Prenatal diagnosis of 21 trisomy by quantification of methylated fetal DNA in maternal blood: study on 10 pregnancies

Gorduza EV, Popescu R, Caba L, Ivanov I, Martiniuc V, Nedelea F, Militaru M, Socolov DG

Background. The Down syndrome is a severe disease without pathogenic therapy. The only possibility to reduce the consequences of disease is prenatal screening and diagnosis. The gold standard in prenatal diagnosis is the conventional banding cytogenetic analysis of fetal cells obtained by invasive procedures. To reduce the complications, in the last years different methods to detect fetal cells or DNA in maternal blood were developed. Aim. The aim of study was to verify the reliability of quantification by immunoprecipitation of methylated fetal DNA in maternal blood in the prenatal diagnosis of 21 trisomy. Method. We analyzed probes from 12 pregnant women (7 with confirmed 21 trisomy pregnancy and 5 with normal pregnancy), with two being rejected for technical considerations. For each probe we carried out: extraction of total DNA (maternal and fetal), DNA fragmentation, immunoprecipitation of methylated DNA, washing, isolation of DNA and qPCR for immunoprecipitated DNA. To highlighting specific methylated regions on fetal 21 chromosome we used eight pairs of specific primers for chromosome 21. Finally we analysed the results of qPCR applying the formula D=- 6.331+0.959XEP4+1.188XEP5+0.424XEP6+0.621XEP7+0.028XEP8+0.387XEP10-0.683XEP11+ 0.897XEP12, where XEPi= fraction value for each marker. Results. In all normal pregnancies the value of D factor was negative concordant with absence of trisomy (100% specificity). In 5 from 6 pregnancies with 21 trisomy the value of D factor was positive, which indicated a high sensibility. However, to a precise estimation of this method is required a larger number of cases that allowing the obtaining of statistically validated results.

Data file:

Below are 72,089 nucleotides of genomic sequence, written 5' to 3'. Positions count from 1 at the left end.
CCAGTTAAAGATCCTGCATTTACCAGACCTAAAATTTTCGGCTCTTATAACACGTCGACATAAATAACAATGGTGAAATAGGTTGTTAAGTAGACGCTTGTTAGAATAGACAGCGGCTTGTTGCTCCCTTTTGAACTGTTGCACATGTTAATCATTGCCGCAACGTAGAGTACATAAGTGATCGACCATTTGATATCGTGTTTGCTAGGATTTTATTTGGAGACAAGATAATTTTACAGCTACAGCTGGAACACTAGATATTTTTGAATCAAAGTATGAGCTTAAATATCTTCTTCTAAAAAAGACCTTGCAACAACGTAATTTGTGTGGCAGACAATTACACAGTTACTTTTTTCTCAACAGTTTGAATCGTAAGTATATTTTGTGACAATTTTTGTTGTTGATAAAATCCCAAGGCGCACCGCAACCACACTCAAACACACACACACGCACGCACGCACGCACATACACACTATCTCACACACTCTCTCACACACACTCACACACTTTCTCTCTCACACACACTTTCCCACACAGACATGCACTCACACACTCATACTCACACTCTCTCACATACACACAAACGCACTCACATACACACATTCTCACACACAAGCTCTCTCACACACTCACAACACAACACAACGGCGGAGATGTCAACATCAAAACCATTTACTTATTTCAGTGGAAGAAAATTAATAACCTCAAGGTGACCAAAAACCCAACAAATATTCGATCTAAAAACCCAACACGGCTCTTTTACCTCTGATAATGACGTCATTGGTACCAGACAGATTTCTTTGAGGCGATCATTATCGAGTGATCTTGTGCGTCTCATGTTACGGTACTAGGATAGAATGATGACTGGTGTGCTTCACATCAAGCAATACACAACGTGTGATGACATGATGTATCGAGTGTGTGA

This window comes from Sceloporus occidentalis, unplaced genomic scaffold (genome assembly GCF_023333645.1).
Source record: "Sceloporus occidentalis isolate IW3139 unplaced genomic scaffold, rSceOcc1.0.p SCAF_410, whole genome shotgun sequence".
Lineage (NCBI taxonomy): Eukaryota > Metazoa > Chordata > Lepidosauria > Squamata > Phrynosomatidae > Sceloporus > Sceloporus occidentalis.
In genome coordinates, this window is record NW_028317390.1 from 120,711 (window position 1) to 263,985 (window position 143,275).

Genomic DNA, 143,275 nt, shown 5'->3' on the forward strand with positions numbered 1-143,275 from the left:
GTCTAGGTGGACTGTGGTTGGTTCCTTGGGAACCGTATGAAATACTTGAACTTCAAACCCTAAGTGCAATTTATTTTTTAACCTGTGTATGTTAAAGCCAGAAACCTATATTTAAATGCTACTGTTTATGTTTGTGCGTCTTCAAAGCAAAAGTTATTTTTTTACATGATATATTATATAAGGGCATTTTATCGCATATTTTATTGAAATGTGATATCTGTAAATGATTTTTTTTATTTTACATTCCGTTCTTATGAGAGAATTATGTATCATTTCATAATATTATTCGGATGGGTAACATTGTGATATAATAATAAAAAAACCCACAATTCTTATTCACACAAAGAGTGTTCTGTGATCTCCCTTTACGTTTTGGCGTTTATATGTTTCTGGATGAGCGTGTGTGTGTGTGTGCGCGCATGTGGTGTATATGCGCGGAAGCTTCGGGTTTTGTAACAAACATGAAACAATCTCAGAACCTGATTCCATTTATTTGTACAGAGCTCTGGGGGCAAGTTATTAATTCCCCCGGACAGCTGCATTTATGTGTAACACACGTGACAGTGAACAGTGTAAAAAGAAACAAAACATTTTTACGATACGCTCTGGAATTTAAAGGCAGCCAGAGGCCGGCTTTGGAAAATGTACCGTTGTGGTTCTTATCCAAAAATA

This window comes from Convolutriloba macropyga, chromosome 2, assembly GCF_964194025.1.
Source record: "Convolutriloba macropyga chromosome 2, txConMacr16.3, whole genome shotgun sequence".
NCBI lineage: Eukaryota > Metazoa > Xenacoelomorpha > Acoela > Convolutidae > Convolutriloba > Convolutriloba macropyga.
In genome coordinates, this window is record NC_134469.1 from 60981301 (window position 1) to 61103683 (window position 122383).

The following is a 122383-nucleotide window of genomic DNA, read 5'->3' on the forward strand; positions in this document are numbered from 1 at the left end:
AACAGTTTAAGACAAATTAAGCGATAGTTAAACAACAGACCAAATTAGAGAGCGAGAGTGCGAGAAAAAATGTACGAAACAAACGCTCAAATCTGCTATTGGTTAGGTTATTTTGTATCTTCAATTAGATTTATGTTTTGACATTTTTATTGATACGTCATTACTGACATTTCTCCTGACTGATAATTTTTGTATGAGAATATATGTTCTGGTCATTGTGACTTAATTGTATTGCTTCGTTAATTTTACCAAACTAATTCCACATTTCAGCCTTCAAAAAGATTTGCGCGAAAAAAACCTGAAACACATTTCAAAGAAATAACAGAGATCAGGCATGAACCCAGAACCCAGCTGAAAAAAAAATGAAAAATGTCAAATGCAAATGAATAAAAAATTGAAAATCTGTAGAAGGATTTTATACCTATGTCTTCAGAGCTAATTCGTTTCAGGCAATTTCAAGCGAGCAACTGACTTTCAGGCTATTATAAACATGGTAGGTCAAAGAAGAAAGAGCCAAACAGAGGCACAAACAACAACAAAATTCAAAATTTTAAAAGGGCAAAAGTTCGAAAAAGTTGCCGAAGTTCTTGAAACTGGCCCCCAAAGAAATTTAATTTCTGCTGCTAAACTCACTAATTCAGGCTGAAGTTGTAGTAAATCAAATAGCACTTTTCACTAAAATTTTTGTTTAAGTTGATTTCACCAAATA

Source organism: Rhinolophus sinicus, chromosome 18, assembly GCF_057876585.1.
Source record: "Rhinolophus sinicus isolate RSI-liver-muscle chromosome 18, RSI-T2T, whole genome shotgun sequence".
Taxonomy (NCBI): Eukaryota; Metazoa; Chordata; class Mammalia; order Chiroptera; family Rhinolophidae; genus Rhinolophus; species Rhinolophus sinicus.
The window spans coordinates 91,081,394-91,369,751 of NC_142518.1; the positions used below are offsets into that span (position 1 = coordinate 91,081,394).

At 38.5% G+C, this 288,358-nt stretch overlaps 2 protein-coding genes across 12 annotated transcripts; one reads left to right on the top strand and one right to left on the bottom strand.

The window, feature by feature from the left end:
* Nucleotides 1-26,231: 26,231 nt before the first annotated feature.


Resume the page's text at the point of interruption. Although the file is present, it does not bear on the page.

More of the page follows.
MagMeDIP kit

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